# Simple math questions

An excellent question for a first grader

So one day a teacher is trying to teach their first graders math. She starts with the fundamentals. 1+1=2. But all the kids had been talking before hand and thought they had this arithmetic all figured out. So all of them said $1 + 1 = 3.$ Each and everyone. Try as they might the teacher couldn't convince them 3*3=9. They all said $3 * 3 = 6$. Of course when the teacher said no 3+3=6. They all laughed them off and went on their merry way.

Additional ones our teacher overheard over the next week.
3 + 3 + 1 = 6
2 * 2 = 2
4 + 2 = 1
2 + 4 = 1
10 + 1 = 3
16 + 3 = 5
17 + 3 = 7
18 * 3 = 7
2 + 2 = 1
0 + 0  = 3
0 * 0 = 4
3 + 7 = 5
5 * 3 = 5
4 * 8 = 3
3 * 3 + 7 * 7 = 11
6 * 3 = 4

4 + 4 = ?

• the 0 * 0 = 4 idea would really increase my paycheck – JLee Jul 16 '15 at 16:46
• Can you give us some more examples using multiplication? – qwertylpc Jul 16 '15 at 18:09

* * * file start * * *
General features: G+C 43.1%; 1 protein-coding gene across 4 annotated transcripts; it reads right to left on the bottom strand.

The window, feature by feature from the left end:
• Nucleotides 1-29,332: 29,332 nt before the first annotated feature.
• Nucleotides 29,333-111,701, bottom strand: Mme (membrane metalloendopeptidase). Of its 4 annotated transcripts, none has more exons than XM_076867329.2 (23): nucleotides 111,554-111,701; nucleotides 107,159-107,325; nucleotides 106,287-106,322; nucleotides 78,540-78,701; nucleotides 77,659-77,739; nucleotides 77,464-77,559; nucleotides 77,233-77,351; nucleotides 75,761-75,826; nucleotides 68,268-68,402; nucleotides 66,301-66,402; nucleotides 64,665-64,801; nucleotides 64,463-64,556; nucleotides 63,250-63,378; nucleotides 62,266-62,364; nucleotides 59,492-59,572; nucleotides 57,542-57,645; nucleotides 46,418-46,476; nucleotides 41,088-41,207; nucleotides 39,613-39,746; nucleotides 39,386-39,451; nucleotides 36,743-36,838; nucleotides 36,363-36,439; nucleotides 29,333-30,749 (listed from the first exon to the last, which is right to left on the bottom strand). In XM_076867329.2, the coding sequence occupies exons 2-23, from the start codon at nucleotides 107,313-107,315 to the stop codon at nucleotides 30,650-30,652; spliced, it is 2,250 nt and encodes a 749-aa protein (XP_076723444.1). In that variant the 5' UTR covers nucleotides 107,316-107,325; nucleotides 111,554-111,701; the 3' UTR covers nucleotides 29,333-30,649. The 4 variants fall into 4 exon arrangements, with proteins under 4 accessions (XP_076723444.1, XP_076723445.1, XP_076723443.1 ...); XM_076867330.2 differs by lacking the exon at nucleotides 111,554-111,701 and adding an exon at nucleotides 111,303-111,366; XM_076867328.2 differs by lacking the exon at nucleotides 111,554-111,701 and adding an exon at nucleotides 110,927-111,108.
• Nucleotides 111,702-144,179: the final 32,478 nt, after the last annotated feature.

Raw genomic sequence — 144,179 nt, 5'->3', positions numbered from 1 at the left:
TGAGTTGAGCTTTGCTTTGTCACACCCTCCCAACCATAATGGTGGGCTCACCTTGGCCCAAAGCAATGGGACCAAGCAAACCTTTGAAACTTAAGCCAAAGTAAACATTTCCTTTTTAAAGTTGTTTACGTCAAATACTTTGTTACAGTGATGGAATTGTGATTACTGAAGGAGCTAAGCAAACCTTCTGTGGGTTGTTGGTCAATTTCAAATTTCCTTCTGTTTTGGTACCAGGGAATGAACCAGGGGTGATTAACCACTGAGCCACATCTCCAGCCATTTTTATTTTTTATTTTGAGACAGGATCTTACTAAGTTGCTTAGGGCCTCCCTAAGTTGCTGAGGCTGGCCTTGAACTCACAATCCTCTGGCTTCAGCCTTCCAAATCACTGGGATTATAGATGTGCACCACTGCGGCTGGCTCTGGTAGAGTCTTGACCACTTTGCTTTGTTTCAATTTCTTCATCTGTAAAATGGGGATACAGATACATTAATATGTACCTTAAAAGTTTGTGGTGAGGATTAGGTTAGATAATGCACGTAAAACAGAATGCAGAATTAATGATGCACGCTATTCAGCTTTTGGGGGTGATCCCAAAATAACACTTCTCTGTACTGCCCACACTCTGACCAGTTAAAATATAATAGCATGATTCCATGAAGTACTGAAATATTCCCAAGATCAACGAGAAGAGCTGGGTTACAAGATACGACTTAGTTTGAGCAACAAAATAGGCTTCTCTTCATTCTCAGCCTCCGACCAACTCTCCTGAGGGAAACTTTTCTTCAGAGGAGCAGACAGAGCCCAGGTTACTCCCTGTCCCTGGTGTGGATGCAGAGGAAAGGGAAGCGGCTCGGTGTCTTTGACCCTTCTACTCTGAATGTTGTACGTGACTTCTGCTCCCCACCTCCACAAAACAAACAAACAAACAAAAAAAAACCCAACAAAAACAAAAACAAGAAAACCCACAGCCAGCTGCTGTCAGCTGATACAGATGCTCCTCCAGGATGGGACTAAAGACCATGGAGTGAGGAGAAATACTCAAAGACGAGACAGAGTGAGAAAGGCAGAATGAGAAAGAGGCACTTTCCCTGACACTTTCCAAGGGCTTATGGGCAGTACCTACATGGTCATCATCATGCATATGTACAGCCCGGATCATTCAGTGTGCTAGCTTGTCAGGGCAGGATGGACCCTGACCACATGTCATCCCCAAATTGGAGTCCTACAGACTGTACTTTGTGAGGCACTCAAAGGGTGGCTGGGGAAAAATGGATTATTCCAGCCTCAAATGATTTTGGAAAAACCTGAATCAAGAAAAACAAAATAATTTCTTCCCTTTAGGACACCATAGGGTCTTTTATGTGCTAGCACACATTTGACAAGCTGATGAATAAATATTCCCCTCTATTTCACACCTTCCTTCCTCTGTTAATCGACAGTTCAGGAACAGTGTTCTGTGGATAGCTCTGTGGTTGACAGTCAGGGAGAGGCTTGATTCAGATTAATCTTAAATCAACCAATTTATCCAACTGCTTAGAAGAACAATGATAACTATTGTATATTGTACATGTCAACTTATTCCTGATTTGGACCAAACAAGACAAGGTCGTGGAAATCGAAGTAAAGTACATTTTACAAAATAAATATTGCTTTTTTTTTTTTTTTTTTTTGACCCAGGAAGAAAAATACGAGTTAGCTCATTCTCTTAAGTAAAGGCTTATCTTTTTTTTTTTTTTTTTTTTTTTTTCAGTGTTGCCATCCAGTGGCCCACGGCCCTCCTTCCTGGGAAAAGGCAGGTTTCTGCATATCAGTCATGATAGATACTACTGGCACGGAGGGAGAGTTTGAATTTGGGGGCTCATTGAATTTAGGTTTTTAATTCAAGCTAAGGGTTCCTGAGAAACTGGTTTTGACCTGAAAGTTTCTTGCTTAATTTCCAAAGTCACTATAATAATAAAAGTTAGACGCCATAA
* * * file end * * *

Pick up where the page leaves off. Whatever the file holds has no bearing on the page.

• I'm going to be very upset if you're implying that I'm dumber than a first grader. – mmking Jul 16 '15 at 20:29

## 1 Answer

The answer is

4 + 4 = 1

because

the answer is the number of Es in the expression to the left of and including the equals sign, when rendered as words. Multiplication is read as "times" for these purposes, and 0 is read as "zero" as opposed to "nought". In this case, "4 + 4 = " is read as "four plus four equals" or "four add four equals", for a total of one E.

• Wow that was good. I must ask, how did you figure that one out? Trial and error? Or just pure logic? – 83457 Jul 17 '15 at 13:11
• I second that curiousity. The most telling ones I see are 0 + 0 = 3 0 * 0 = 4 and 2 * 2 = 2 2 + 2 = 1 which can indicate * = + + 1 – Going hamateur Jul 17 '15 at 16:37
• Clarification: care to share your thought process, I am curious. – Going hamateur Jul 18 '15 at 1:23